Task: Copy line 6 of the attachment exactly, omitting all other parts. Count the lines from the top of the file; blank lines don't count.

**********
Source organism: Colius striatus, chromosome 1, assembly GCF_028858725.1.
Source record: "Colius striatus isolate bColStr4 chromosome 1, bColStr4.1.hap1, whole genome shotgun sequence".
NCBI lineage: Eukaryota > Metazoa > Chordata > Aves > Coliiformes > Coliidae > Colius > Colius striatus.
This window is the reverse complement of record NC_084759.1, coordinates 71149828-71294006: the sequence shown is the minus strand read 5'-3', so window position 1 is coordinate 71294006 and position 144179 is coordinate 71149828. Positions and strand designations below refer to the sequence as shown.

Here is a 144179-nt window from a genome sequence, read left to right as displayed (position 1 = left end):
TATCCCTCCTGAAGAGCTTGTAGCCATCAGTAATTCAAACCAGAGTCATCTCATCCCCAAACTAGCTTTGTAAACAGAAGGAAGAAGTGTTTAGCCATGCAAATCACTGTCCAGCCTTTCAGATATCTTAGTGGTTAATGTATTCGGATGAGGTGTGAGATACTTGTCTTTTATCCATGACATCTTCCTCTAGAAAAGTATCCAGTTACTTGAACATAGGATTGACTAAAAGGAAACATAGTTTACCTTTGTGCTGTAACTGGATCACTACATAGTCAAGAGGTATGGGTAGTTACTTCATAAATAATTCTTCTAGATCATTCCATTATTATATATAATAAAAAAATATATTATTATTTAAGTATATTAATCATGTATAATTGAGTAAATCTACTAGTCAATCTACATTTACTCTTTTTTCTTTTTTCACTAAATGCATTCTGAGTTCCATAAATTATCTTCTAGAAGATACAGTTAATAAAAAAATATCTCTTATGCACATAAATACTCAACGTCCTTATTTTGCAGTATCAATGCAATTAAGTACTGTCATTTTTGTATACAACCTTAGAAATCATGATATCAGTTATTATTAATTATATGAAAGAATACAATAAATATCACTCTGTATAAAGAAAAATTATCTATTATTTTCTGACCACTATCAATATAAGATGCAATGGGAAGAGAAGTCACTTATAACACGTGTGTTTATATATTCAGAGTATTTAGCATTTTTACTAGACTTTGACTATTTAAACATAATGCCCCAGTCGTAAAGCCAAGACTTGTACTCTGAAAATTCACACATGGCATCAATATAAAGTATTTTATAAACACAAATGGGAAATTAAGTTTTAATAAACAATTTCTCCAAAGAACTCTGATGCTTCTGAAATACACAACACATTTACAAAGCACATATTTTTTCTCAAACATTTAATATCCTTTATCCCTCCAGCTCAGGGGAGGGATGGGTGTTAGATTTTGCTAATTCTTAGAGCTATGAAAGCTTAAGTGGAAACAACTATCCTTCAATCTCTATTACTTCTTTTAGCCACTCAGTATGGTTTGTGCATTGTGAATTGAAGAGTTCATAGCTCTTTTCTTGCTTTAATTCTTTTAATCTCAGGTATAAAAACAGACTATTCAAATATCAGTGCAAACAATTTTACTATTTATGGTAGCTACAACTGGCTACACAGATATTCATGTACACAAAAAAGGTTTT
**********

TATCCCTCCTGAAGAGCTTGTAGCCATCAGTAATTCAAACCAGAGTCATCTCATCCCCAAACTAGCTTTGTAAACAGAAGGAAGAAGTGTTTAGCCATGCAAATCACTGTCCAGCCTTTCAGATATCTTAGTGGTTAATGTATTCGGATGAGGTGTGAGATACTTGTCTTTTATCCATGACATCTTCCTCTAGAAAAGTATCCAGTTACTTGAACATAGGATTGACTAAAAGGAAACATAGTTTACCTTTGTGCTGTAACTGGATCACTACATAGTCAAGAGGTATGGGTAGTTACTTCATAAATAATTCTTCTAGATCATTCCATTATTATATATAATAAAAAAATATATTATTATTTAAGTATATTAATCATGTATAATTGAGTAAATCTACTAGTCAATCTACATTTACTCTTTTTTCTTTTTTCACTAAATGCATTCTGAGTTCCATAAATTATCTTCTAGAAGATACAGTTAATAAAAAAATATCTCTTATGCACATAAATACTCAACGTCCTTATTTTGCAGTATCAATGCAATTAAGTACTGTCATTTTTGTATACAACCTTAGAAATCATGATATCAGTTATTATTAATTATATGAAAGAATACAATAAATATCACTCTGTATAAAGAAAAATTATCTATTATTTTCTGACCACTATCAATATAAGATGCAATGGGAAGAGAAGTCACTTATAACACGTGTGTTTATATATTCAGAGTATTTAGCATTTTTACTAGACTTTGACTATTTAAACATAATGCCCCAGTCGTAAAGCCAAGACTTGTACTCTGAAAATTCACACATGGCATCAATATAAAGTATTTTATAAACACAAATGGGAAATTAAGTTTTAATAAACAATTTCTCCAAAGAACTCTGATGCTTCTGAAATACACAACACATTTACAAAGCACATATTTTTTCTCAAACATTTAATATCCTTTATCCCTCCAGCTCAGGGGAGGGATGGGTGTTAGATTTTGCTAATTCTTAGAGCTATGAAAGCTTAAGTGGAAACAACTATCCTTCAATCTCTATTACTTCTTTTAGCCACTCAGTATGGTTTGTGCATTGTGAATTGAAGAGTTCATAGCTCTTTTCTTGCTTTAATTCTTTTAATCTCAGGTATAAAAACAGACTATTCAAATATCAGTGCAAACAATTTTACTATTTATGGTAGCTACAACTGGCTACACAGATATTCATGTACACAAAAAAGGTTTT